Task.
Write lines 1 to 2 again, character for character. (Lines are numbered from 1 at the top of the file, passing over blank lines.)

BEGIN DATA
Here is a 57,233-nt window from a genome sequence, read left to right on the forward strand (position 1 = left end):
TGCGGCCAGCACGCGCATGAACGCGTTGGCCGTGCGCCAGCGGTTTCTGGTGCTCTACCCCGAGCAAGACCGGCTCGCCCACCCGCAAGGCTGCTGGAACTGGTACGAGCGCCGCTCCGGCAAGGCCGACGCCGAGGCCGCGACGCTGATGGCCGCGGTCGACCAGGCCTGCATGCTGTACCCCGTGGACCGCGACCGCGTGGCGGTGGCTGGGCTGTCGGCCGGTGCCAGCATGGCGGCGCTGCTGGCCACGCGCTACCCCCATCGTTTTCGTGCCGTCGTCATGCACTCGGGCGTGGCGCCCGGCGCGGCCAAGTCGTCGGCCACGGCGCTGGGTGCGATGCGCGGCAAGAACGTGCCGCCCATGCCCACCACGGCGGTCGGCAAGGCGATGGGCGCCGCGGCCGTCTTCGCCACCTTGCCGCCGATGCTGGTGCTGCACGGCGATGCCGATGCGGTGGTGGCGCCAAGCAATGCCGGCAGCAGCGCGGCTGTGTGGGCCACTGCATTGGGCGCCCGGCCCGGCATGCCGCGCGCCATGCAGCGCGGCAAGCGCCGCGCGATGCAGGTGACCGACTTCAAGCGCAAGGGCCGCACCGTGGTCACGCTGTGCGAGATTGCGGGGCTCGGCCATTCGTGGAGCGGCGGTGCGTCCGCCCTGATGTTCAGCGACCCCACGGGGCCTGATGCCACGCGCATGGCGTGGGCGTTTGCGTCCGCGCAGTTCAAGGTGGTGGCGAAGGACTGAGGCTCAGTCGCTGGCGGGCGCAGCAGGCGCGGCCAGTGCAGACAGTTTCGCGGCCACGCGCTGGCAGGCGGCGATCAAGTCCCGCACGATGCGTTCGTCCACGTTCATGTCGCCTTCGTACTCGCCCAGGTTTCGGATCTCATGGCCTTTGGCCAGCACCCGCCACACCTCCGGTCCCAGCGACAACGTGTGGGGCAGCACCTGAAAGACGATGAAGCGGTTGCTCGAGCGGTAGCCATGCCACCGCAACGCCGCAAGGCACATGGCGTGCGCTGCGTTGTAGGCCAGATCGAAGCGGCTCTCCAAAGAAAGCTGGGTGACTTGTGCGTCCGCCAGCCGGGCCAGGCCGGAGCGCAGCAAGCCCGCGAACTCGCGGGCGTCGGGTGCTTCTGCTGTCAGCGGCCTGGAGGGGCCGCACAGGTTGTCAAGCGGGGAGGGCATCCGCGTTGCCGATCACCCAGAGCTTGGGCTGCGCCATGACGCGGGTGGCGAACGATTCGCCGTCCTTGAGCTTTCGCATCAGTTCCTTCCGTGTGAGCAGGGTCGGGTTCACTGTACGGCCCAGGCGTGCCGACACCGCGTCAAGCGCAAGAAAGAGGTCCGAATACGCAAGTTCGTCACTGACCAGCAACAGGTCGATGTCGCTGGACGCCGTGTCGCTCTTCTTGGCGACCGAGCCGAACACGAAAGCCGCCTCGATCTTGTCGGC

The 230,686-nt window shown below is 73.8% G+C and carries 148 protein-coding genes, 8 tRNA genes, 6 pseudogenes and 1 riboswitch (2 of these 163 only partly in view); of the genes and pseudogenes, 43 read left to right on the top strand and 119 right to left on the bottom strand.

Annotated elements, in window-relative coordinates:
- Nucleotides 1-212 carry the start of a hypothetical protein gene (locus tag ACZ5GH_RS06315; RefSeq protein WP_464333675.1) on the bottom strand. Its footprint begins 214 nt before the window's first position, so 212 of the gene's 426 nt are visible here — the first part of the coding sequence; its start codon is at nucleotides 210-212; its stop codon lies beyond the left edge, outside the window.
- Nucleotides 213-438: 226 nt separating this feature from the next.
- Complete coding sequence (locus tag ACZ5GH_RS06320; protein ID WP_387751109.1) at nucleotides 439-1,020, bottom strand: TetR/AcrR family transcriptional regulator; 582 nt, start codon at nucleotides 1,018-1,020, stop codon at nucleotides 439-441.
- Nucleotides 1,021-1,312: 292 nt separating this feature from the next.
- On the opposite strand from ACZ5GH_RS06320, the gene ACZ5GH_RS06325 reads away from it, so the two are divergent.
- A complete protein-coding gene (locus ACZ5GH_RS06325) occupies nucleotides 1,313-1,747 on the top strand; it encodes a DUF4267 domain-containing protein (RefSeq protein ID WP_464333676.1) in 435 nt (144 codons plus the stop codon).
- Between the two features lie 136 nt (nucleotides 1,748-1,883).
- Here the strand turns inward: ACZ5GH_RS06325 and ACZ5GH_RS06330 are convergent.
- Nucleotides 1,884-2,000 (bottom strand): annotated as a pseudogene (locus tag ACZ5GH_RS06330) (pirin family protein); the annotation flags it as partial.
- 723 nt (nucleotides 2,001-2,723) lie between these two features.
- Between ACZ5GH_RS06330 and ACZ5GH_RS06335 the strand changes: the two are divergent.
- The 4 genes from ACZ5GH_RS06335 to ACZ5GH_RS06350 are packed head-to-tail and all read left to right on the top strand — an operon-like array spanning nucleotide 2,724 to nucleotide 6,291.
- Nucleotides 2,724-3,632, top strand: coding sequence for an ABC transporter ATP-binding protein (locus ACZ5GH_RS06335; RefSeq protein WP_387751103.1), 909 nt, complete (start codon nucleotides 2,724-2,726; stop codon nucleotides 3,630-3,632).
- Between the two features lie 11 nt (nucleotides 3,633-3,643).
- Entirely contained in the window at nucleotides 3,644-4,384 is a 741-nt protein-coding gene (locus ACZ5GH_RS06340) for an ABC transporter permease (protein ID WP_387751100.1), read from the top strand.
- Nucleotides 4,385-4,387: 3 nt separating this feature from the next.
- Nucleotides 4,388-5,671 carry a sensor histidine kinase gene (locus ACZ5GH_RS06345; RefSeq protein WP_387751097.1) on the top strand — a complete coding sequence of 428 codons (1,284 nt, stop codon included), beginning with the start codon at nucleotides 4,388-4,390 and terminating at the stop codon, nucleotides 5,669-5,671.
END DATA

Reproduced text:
Here is a 57,233-nt window from a genome sequence, read left to right on the forward strand (position 1 = left end):
TGCGGCCAGCACGCGCATGAACGCGTTGGCCGTGCGCCAGCGGTTTCTGGTGCTCTACCCCGAGCAAGACCGGCTCGCCCACCCGCAAGGCTGCTGGAACTGGTACGAGCGCCGCTCCGGCAAGGCCGACGCCGAGGCCGCGACGCTGATGGCCGCGGTCGACCAGGCCTGCATGCTGTACCCCGTGGACCGCGACCGCGTGGCGGTGGCTGGGCTGTCGGCCGGTGCCAGCATGGCGGCGCTGCTGGCCACGCGCTACCCCCATCGTTTTCGTGCCGTCGTCATGCACTCGGGCGTGGCGCCCGGCGCGGCCAAGTCGTCGGCCACGGCGCTGGGTGCGATGCGCGGCAAGAACGTGCCGCCCATGCCCACCACGGCGGTCGGCAAGGCGATGGGCGCCGCGGCCGTCTTCGCCACCTTGCCGCCGATGCTGGTGCTGCACGGCGATGCCGATGCGGTGGTGGCGCCAAGCAATGCCGGCAGCAGCGCGGCTGTGTGGGCCACTGCATTGGGCGCCCGGCCCGGCATGCCGCGCGCCATGCAGCGCGGCAAGCGCCGCGCGATGCAGGTGACCGACTTCAAGCGCAAGGGCCGCACCGTGGTCACGCTGTGCGAGATTGCGGGGCTCGGCCATTCGTGGAGCGGCGGTGCGTCCGCCCTGATGTTCAGCGACCCCACGGGGCCTGATGCCACGCGCATGGCGTGGGCGTTTGCGTCCGCGCAGTTCAAGGTGGTGGCGAAGGACTGAGGCTCAGTCGCTGGCGGGCGCAGCAGGCGCGGCCAGTGCAGACAGTTTCGCGGCCACGCGCTGGCAGGCGGCGATCAAGTCCCGCACGATGCGTTCGTCCACGTTCATGTCGCCTTCGTACTCGCCCAGGTTTCGGATCTCATGGCCTTTGGCCAGCACCCGCCACACCTCCGGTCCCAGCGACAACGTGTGGGGCAGCACCTGAAAGACGATGAAGCGGTTGCTCGAGCGGTAGCCATGCCACCGCAACGCCGCAAGGCACATGGCGTGCGCTGCGTTGTAGGCCAGATCGAAGCGGCTCTCCAAAGAAAGCTGGGTGACTTGTGCGTCCGCCAGCCGGGCCAGGCCGGAGCGCAGCAAGCCCGCGAACTCGCGGGCGTCGGGTGCTTCTGCTGTCAGCGGCCTGGAGGGGCCGCACAGGTTGTCAAGCGGGGAGGGCATCCGCGTTGCCGATCACCCAGAGCTTGGGCTGCGCCATGACGCGGGTGGCGAACGATTCGCCGTCCTTGAGCTTTCGCATCAGTTCCTTCCGTGTGAGCAGGGTCGGGTTCACTGTACGGCCCAGGCGTGCCGACACCGCGTCAAGCGCAAGAAAGAGGTCCGAATACGCAAGTTCGTCACTGACCAGCAACAGGTCGATGTCGCTGGACGCCGTGTCGCTCTTCTTGGCGACCGAGCCGAACACGAAAGCCGCCTCGATCTTGTCGGC